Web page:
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Gut 48:339-346 doi:10.1136/gut.48.3.339
  • Inflammation and inflammatory bowel disease

Selective inhibition of COX-2 in humans is associated with less gastrointestinal injury: a comparison of nimesulide and naproxen

Abstract

BACKGROUND Selective inhibitors of cyclooxygenase (COX)-2 may provoke less gastric damage and platelet inhibition than conventional non-steroidal anti-inflammatory drugs.

AIMS We compared the biochemical and gastrointestinal effects of nimesulide, a potent and selective COX-2 inhibitor, with naproxen which exhibits no selectivity.

SUBJECTS Thirty six healthy volunteers were randomised to nimesulide 100 mg or naproxen 500 mg twice daily for two weeks in a double blind, crossover study with a washout between treatments.

METHODS Gastrointestinal side effects were assessed by endoscopy, and by estimation of small intestinal absorption-permeability and inflammation. Comparisons were made between variables at the end of each treatment phase.

RESULTS Nimesulide caused significantly less gastric injury using the modified Lanza score (p<0.001) as well as reduced duodenum injury (p=0.039). Nimesulide had lower visual analogue scores (VAS) for haemorrhage and erosive lesions in the stomach (p<0.001) and for mucosal injection in the duodenum (p=0.039). Naproxen increased excretion of calprotectin, a marker of intestinal inflammation (5.5 (1.2) to 12.1 (2.1) mg/l) while nimesulide had no effect (treatment difference p=0.03). Naproxen abolished platelet aggregation to arachidonic acid and suppressed serum thromboxane B2 (TXB2) by 98%, indices of COX-1 activity. In contrast, nimesulide had no significant effect on platelet aggregation, although it reduced serum TXB2 by 29%. Production of prostaglandin E2 and prostacyclin by gastric biopsies, also COX-1 dependent, was inhibited by naproxen, but not by nimesulide. COX-2 activity, determined as endotoxin induced prostaglandin E2 formation in plasma, was markedly suppressed by both treatments.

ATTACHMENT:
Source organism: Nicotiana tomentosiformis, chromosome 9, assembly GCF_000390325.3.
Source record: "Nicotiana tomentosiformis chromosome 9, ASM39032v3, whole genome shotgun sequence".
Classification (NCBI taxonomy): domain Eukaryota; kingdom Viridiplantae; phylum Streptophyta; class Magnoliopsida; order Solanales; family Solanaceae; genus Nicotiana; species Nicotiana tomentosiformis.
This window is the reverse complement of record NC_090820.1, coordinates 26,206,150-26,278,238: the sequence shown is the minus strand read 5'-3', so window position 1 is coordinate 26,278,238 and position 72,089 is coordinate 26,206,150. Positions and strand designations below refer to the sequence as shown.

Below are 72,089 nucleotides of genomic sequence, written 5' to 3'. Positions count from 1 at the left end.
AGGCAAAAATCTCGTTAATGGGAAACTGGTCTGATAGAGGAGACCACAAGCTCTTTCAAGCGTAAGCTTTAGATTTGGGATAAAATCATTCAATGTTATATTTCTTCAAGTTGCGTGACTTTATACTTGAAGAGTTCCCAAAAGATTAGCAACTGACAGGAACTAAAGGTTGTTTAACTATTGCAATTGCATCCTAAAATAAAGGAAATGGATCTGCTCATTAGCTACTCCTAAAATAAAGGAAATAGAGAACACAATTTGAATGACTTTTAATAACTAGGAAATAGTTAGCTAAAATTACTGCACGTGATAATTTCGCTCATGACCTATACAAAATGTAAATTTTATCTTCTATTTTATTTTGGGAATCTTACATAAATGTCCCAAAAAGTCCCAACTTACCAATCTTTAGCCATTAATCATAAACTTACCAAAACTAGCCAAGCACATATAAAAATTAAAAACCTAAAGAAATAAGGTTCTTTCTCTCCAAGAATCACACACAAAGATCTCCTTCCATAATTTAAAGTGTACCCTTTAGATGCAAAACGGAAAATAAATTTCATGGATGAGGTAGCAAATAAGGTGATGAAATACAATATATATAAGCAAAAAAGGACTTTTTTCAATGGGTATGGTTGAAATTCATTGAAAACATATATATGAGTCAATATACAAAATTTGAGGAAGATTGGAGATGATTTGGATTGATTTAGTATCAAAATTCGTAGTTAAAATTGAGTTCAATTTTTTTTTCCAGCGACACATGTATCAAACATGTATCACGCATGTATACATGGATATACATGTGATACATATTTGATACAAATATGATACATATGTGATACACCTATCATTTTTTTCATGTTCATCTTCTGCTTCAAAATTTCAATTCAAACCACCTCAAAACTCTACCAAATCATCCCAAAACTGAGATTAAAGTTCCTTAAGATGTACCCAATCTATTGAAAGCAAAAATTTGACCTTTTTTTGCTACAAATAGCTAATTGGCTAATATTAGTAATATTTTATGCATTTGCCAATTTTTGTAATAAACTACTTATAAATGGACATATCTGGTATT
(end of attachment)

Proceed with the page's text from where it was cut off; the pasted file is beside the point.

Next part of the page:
INTERPRETATION Nimesulide has preferential selectivity for COX-2 over COX-1 in vivo at full therapeutic doses and induces less gastrointestinal damage than that seen with naproxen in the short term.

Footnotes

  • Abbreviations used in this paper:
    NSAID
    non-steroidal anti-inflammatory drug
    COX
    cyclooxygenase
    PG
    prostaglandin
    TX
    thromboxane
    VAS
    visual analogue score
    LPS
    lipopolysaccharide
    PGI2
    prostacyclin
    ADP
    adenosine diphosphate
    TRAP
    thrombin receptor activator peptide